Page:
April 15, 2024

ETFs (Exchange Traded Funds) are investment funds designed to track an index, sector, commodity or asset class. Like individual stocks, ETFs trade on the stock market just like individual shares do.

Diversifying your portfolio with flexible investments such as bonds is an excellent way to diversify and mitigate risk, so learn more about how these flexible investments work and why they may be an appropriate match for your clients’ financial goals and risk tolerances.


ETFs offer an inexpensive way to gain exposure to various asset classes and geographic regions. Trading similarly to stocks, ETFs can make use of market fluctuations by continuously adjusting their prices throughout the day to reflect changing prices.

Diversification is an important way to lower risk when investing in the stock market, as it helps spread your bets among multiple investments and reduce risk. Although diversification cannot guarantee against loss, taking the time and care to research options could reduce your risk while increasing potential return.

Financial experts generally advocate diversifying both within and between asset classes. If you own stocks, for instance, diversifying between large-cap and small-cap companies as well as foreign and domestic stocks would be advantageous. Diversifying by industry could also prove worthwhile since stocks from different industries often offer distinct returns and risks profiles.

Bond investments follow a similar strategy; choosing short and long-term bonds from federal, state and local governments as well as corporations is an effective way to reduce volatility on the stock market.

Investors can increase diversification within an asset class by adding ETFs that target specific factors to their portfolios, for instance incorporating an ETF that targets value, quality and momentum factors to a traditional VT fund can add another layer of diversification at low cost.


ETFs can be an easy, cost-effective way to diversify your portfolio, being easy to buy and sell with low fees and easy trading during the day. But they shouldn’t be treated as one-size-fits-all investments; be sure to evaluate each ETF carefully against your goals, risk tolerance and time horizon before investing. Your Edward Jones financial professional can offer more information on benefits and risks related to ETFs so you can choose those best suited for you.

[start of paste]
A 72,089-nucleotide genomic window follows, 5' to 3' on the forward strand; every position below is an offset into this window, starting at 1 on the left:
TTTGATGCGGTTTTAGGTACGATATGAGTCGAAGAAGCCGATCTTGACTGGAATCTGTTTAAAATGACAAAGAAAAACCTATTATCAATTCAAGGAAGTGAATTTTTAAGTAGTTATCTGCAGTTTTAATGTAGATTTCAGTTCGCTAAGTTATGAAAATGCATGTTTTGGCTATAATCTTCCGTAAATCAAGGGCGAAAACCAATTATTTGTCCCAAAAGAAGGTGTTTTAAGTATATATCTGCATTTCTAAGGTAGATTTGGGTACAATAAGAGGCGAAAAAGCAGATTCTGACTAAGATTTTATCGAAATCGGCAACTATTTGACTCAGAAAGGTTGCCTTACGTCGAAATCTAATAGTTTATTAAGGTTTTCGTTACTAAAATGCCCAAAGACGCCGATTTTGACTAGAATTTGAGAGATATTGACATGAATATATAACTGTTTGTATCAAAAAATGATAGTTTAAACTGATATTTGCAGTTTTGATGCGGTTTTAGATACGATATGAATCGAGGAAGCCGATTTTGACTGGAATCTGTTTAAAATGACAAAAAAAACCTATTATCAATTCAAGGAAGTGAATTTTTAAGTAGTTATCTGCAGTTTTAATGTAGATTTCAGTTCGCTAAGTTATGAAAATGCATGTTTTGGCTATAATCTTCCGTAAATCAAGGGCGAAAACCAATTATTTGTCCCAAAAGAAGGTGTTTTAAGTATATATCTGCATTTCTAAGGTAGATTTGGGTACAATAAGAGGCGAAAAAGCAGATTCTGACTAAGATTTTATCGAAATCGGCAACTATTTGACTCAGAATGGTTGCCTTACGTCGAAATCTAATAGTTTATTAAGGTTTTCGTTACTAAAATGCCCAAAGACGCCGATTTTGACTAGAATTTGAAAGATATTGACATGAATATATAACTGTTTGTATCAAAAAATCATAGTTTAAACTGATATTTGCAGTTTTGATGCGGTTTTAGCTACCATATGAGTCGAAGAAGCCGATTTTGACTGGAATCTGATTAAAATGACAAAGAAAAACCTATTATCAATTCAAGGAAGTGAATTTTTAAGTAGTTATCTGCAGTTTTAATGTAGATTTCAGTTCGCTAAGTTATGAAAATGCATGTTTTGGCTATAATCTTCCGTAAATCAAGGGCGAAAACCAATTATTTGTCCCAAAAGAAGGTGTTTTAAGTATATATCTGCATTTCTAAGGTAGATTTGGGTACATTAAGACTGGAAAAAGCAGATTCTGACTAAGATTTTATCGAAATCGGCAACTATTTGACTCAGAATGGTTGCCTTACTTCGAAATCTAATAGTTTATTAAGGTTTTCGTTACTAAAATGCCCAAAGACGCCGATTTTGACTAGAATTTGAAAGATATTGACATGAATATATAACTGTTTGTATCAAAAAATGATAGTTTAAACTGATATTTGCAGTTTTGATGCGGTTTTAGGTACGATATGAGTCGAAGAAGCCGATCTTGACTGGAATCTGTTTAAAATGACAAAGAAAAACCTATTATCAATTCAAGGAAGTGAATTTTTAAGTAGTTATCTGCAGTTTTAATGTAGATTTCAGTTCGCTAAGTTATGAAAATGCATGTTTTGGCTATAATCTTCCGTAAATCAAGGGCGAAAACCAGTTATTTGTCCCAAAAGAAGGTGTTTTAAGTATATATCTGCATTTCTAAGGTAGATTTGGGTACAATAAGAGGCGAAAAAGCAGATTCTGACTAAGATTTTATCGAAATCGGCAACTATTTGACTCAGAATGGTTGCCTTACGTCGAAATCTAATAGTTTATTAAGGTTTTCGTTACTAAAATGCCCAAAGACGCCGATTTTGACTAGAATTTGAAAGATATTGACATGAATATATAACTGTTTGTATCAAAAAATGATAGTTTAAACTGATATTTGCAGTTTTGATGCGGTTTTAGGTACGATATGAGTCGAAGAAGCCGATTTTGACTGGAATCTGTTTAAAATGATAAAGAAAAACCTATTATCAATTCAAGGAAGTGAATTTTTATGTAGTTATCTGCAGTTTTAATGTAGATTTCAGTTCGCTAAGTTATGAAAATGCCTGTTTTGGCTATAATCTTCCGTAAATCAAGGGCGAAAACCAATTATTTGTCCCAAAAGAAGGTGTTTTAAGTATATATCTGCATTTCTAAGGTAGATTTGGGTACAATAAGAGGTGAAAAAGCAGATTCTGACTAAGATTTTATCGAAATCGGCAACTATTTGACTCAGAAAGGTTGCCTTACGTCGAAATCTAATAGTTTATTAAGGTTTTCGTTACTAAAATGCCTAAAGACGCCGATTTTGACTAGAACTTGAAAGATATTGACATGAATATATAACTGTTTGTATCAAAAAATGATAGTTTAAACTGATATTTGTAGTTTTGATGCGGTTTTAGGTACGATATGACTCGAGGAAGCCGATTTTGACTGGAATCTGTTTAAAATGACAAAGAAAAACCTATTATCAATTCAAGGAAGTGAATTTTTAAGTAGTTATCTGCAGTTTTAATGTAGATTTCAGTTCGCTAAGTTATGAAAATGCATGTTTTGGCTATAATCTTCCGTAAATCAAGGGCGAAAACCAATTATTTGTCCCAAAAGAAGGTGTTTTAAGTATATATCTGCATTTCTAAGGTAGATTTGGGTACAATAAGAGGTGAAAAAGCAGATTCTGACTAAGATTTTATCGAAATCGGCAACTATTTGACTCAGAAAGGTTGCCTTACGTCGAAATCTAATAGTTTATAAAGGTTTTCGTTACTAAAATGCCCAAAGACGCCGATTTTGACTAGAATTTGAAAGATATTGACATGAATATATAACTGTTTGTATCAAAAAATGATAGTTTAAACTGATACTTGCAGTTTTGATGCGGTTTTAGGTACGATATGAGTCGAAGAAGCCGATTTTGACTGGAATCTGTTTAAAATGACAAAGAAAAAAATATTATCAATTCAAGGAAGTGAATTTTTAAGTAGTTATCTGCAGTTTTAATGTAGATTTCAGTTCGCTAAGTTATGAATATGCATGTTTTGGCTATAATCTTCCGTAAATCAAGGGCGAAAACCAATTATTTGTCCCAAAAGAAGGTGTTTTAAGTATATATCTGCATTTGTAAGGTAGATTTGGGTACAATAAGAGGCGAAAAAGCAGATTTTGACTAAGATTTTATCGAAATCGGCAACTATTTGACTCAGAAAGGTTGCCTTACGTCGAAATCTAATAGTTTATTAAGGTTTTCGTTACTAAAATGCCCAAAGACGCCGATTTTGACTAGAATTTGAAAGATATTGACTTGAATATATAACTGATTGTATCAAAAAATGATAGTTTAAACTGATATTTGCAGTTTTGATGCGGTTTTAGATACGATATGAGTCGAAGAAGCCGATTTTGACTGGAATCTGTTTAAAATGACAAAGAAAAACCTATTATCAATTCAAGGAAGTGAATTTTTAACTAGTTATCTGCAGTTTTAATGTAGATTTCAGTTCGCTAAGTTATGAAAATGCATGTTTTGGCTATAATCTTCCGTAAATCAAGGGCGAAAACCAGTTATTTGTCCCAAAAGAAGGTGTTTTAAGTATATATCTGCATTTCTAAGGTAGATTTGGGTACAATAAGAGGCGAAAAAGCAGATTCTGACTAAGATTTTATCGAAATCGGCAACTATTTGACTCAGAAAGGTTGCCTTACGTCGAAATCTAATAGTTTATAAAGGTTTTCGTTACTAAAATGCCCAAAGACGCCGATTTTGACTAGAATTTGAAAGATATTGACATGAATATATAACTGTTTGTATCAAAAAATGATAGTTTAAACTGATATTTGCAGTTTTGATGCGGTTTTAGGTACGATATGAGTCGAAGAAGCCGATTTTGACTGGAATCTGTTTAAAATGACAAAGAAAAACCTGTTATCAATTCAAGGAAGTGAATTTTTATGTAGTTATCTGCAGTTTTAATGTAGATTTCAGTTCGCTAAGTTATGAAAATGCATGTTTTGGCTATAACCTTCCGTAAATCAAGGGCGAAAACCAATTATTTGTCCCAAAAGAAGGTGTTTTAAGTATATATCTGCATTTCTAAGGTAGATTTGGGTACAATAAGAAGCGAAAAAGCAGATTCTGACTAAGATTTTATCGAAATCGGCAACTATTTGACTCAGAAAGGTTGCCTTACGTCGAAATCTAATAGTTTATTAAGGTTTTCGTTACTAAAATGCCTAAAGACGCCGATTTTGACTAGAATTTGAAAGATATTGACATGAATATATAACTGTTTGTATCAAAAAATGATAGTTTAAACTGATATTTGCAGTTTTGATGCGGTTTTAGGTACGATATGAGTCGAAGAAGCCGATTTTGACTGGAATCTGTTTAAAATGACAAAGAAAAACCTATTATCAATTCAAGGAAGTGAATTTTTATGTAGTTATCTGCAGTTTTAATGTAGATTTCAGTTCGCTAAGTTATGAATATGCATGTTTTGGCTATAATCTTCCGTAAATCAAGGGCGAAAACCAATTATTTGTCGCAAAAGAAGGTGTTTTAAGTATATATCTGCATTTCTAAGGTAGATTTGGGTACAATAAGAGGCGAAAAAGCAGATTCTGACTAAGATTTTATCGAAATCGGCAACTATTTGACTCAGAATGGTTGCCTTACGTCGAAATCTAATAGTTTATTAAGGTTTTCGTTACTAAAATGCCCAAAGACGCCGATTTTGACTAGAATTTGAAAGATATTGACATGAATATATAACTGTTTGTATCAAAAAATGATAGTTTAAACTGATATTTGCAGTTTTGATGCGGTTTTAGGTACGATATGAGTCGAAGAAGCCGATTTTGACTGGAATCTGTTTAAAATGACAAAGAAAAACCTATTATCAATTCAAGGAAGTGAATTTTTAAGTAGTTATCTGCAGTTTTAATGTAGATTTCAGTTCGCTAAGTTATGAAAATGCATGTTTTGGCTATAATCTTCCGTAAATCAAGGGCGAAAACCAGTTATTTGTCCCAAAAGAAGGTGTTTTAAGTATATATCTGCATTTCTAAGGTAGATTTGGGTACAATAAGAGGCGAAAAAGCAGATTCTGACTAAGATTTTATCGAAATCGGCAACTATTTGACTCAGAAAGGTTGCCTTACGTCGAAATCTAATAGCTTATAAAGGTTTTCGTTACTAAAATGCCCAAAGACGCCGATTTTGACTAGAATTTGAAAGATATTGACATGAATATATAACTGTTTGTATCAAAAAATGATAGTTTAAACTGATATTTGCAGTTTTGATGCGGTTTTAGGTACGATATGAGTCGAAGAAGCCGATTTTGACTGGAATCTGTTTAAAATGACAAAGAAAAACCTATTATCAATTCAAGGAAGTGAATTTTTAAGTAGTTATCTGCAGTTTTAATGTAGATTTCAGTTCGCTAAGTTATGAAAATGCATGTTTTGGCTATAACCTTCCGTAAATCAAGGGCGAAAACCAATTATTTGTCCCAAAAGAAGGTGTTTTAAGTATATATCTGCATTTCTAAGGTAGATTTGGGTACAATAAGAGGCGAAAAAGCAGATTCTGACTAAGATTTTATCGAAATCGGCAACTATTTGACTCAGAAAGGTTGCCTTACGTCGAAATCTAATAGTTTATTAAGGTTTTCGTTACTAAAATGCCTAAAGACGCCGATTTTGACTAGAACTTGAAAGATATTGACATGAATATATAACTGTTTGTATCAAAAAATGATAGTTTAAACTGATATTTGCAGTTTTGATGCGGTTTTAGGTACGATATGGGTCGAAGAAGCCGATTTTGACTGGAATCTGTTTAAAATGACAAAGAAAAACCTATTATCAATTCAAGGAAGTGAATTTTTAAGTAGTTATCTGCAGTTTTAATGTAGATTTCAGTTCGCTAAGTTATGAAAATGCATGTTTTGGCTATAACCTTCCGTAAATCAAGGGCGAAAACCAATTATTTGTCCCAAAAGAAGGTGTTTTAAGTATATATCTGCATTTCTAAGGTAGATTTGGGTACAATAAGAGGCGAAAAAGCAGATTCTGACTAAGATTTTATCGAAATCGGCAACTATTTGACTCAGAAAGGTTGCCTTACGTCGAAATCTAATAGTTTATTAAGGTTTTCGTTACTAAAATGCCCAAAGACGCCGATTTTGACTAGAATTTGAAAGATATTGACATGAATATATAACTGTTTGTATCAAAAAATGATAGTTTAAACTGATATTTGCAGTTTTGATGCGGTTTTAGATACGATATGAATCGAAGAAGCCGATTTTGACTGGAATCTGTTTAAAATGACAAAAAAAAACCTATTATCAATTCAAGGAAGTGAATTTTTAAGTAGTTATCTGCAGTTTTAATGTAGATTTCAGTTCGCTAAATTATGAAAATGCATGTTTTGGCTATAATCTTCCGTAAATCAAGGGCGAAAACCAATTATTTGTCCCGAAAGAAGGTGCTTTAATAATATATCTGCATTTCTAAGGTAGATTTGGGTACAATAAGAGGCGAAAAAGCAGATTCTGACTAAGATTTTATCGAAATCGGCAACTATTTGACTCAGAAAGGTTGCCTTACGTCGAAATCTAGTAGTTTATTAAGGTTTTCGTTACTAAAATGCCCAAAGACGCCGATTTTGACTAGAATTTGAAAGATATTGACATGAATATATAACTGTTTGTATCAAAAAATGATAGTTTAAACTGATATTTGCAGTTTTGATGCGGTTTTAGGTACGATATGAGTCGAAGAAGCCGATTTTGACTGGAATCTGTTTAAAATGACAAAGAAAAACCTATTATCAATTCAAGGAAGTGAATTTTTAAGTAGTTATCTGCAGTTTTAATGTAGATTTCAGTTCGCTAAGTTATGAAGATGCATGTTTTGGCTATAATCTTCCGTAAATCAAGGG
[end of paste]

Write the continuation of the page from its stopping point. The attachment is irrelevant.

Occupying much of the spotlight around ETFs has been their rise as passive investments; however, active strategies have seen significant success as well. International ETFs experienced more than double inflows between 2020-2021!

ETFs offer another great advantage by making it easier to diversify within industries or any horizontals (such as geographic regions). While investing across broad market verticals such as stocks or bonds may require considerable money and effort, ETFs make the task more manageable by tracking collections of individual securities.

ETFs offer investors an innovative solution when rapid rebalancing is required, such as when inflows or outflows occur, outlining rapid reallocation strategies or reallocation changes require liquid vehicles. ETFs provide investors with an ability to quickly adjust their allocation quickly in response to changing circumstances, including rapid inflow/outflow/reallocation events.


ETFs may provide taxable capital gains that have tax implications. This typically happens when fund managers make adjustments to match up underlying assets with their benchmark performance or an exchange-traded bond fund distributes taxable interest income. Brokerage commissions are charged when purchasing and selling ETF shares.

Consider how an ETF is managed, its expense ratio and performance history when evaluating one. A lower expense ratio can help minimize how much of your investment goes toward administrative costs; also compare its holdings against others in your portfolio to assess whether it provides enough diversification.

ETFs offer an effective way to diversify your portfolio without investing directly in individual stocks, but it is important to remember that their underlying investments may still be subject to market fluctuations and loss risks. Speak to a financial professional for more advice about which ETF would best meet your risk tolerance and investing goals.


ETFs offer an effective way to diversify your portfolio without investing directly in stocks or bonds, but before making your decision it is crucial that you discuss this option with a financial professional to assess both risk tolerance and goals before taking a final step.

Diversification can help cushion market fluctuations by spreading risk across a wide variety of industries, companies and countries – this is one of the reasons many investors choose ETFs as a form of diversification.

ETFs offer many cost-cutting advantages over actively managed funds, particularly passive ones with lower expense ratios due to simply following an index rather than trying to outstrip it. Furthermore, some ETFs offer dividend payments and DRIPs, further increasing your yield.

To get started with ETFs, it’s necessary to open a brokerage account with Edward Jones. Once done, ETFs can be purchased by entering their ticker symbol and specifying how many shares should be bought.

ETFs can be traded throughout the day on exchange, and you can buy or sell them based on your price targets. Due to how they’re constructed, however, ETFs may experience more market price fluctuation than their underlying assets and thus their market price may fluctuate more often than its net asset value at any given moment.

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